IRS Focuses on Tax-Exempt Bonds on New Form 990

February 2008Alerts Public Finance Practice Area Alert

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The Internal Revenue Service has introduced a redesigned Form 990 – which was officially released on December 20, 2007, approximately six months after the IRS introduced a draft version for public comment.

While there are many changes to Form 990, of particular importance to institutions that issue (or have issued on their behalf) tax-exempt bonds is a new Schedule K, Supplemental Information on Tax-Exempt Bonds. According to the commentary that accompanied the draft Schedule K, the IRS was interested in tax-exempt bonds because it was aware of “significant non-compliance with recordkeeping and record retention requirements relating to taxexempt bonds issued by or for the benefit of Section 501(c)(3) organizations.”

According to many commentators, Schedule K is consistent with increased IRS scrutiny on issues such as the pricing of GICs (guaranteed investment contracts), interest rate swaps, and post-issuance compliance.The IRS also indicated it has concerns about the investment of proceeds that might circumvent existing arbitrage rebated requirements. The new Schedule K is also consistent with a questionnaire the IRS sent out last year attempting to gauge nonprofits’ compliance with the rules surrounding tax-exempt bonds.

Schedule K will require information regarding all bonds that were issued after 2002. Of particular note are the following:

  • a question regarding whether the organization maintains adequate books and records to support the final allocation of bond proceeds
  • a detailed section on any potential private use including any management contracts or research agreements in place with respect to bond-finance property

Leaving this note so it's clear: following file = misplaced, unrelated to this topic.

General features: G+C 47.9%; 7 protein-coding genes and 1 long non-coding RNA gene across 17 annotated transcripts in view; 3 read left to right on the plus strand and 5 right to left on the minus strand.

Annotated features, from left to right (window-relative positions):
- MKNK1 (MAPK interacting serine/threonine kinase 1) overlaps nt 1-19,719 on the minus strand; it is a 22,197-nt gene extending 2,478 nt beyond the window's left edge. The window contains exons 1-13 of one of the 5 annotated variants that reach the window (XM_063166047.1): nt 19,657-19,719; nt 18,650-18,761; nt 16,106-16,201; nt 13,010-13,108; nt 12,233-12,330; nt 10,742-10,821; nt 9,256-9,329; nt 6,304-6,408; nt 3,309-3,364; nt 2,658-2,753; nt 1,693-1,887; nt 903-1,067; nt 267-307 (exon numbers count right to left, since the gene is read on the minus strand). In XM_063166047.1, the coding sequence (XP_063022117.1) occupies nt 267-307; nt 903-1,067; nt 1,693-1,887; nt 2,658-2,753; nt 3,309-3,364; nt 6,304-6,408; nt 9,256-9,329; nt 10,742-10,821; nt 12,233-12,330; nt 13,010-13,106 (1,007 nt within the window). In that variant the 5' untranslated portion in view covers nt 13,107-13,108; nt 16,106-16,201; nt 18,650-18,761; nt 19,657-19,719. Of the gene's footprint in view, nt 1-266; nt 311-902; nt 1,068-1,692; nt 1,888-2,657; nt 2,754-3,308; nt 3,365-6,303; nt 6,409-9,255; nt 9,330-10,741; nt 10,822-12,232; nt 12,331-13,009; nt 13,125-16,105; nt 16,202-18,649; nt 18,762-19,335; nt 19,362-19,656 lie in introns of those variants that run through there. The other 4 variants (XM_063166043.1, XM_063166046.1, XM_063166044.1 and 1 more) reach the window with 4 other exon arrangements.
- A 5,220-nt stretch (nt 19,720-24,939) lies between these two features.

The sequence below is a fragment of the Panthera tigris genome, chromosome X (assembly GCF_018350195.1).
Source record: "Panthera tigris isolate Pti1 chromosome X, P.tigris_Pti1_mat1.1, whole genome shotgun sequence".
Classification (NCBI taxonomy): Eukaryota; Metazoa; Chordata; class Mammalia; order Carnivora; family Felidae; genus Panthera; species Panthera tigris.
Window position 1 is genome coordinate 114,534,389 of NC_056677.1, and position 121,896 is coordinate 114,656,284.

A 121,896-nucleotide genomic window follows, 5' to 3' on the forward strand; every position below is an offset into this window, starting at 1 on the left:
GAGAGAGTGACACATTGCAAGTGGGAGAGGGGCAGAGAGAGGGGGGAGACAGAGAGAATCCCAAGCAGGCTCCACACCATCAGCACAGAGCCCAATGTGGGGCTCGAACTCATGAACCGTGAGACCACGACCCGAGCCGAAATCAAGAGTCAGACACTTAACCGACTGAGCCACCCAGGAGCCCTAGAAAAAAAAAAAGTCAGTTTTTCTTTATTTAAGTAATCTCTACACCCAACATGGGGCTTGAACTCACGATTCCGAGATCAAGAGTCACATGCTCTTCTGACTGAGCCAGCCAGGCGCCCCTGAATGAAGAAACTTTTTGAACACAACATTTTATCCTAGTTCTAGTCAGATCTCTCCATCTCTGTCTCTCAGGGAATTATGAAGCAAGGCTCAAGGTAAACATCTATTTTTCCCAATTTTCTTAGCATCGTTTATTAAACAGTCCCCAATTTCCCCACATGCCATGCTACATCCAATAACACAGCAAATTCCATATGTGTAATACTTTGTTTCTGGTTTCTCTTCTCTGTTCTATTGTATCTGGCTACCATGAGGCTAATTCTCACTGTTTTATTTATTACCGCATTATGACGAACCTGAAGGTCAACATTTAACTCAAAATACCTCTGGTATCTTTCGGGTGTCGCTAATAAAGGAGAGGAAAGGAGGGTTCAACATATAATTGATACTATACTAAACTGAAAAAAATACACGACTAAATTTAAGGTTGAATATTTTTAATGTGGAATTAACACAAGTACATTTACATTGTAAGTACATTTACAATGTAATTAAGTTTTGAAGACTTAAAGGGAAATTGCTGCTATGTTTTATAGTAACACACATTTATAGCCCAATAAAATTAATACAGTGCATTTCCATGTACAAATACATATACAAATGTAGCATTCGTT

• a question asking whether the organization has adopted management practices and procedures to insure post-issuance compliance with tax exempt requirements
  • a question regarding the use of hedges (interest rate swaps) and GICs
  • a question as to whether the regulatory safe harbor for establishing the fair market value of GICs was satisfied

Clearly, institutions will want to be able to answer affirmatively to many of the questions regarding whether proper procedures are in place and were followed.

For the 2008 tax year, only Part I of the Schedule K, which simply requires the basic identification of any tax-exempt bonds, is required to be completed. Beginning with tax year 2009, more detailed information regarding use of proceeds, private use, and investments will be required.

Nonprofit institutions should use the time wisely to make sure they have the proper procedures in place and can demonstrate compliance with the issues raised by new Schedule K.

If you should have any questions regarding this Alert, please contact the author at 215.299.2070 or [email protected].